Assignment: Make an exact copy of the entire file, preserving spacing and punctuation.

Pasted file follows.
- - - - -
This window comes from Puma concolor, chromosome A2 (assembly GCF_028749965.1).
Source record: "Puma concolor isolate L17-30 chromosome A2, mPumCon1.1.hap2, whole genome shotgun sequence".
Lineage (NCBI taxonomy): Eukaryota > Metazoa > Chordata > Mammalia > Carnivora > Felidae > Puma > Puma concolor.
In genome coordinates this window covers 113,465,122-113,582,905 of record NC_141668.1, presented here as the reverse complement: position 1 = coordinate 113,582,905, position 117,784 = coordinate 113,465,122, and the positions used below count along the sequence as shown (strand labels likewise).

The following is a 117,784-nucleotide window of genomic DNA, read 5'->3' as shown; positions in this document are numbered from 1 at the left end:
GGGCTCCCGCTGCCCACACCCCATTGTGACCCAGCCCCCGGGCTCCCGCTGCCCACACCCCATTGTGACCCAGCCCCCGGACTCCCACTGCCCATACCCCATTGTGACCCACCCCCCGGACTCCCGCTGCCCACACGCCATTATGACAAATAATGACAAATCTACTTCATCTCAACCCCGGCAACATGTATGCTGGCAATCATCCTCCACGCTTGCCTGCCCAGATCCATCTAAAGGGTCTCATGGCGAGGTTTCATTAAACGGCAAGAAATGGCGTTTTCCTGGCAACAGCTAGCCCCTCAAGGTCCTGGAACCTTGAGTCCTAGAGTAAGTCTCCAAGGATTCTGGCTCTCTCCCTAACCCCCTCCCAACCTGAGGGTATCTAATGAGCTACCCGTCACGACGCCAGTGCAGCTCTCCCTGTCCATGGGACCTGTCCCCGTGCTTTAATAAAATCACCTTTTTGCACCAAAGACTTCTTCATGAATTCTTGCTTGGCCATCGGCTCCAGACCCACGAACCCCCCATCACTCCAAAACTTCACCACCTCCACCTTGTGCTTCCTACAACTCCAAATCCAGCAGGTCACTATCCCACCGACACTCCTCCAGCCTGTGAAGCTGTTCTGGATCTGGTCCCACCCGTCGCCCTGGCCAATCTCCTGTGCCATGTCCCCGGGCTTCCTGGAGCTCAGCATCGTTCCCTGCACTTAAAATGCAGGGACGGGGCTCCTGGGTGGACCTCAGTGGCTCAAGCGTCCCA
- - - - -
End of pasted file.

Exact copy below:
This window comes from Puma concolor, chromosome A2 (assembly GCF_028749965.1).
Source record: "Puma concolor isolate L17-30 chromosome A2, mPumCon1.1.hap2, whole genome shotgun sequence".
Lineage (NCBI taxonomy): Eukaryota > Metazoa > Chordata > Mammalia > Carnivora > Felidae > Puma > Puma concolor.
In genome coordinates this window covers 113,465,122-113,582,905 of record NC_141668.1, presented here as the reverse complement: position 1 = coordinate 113,582,905, position 117,784 = coordinate 113,465,122, and the positions used below count along the sequence as shown (strand labels likewise).

The following is a 117,784-nucleotide window of genomic DNA, read 5'->3' as shown; positions in this document are numbered from 1 at the left end:
GGGCTCCCGCTGCCCACACCCCATTGTGACCCAGCCCCCGGGCTCCCGCTGCCCACACCCCATTGTGACCCAGCCCCCGGACTCCCACTGCCCATACCCCATTGTGACCCACCCCCCGGACTCCCGCTGCCCACACGCCATTATGACAAATAATGACAAATCTACTTCATCTCAACCCCGGCAACATGTATGCTGGCAATCATCCTCCACGCTTGCCTGCCCAGATCCATCTAAAGGGTCTCATGGCGAGGTTTCATTAAACGGCAAGAAATGGCGTTTTCCTGGCAACAGCTAGCCCCTCAAGGTCCTGGAACCTTGAGTCCTAGAGTAAGTCTCCAAGGATTCTGGCTCTCTCCCTAACCCCCTCCCAACCTGAGGGTATCTAATGAGCTACCCGTCACGACGCCAGTGCAGCTCTCCCTGTCCATGGGACCTGTCCCCGTGCTTTAATAAAATCACCTTTTTGCACCAAAGACTTCTTCATGAATTCTTGCTTGGCCATCGGCTCCAGACCCACGAACCCCCCATCACTCCAAAACTTCACCACCTCCACCTTGTGCTTCCTACAACTCCAAATCCAGCAGGTCACTATCCCACCGACACTCCTCCAGCCTGTGAAGCTGTTCTGGATCTGGTCCCACCCGTCGCCCTGGCCAATCTCCTGTGCCATGTCCCCGGGCTTCCTGGAGCTCAGCATCGTTCCCTGCACTTAAAATGCAGGGACGGGGCTCCTGGGTGGACCTCAGTGGCTCAAGCGTCCCA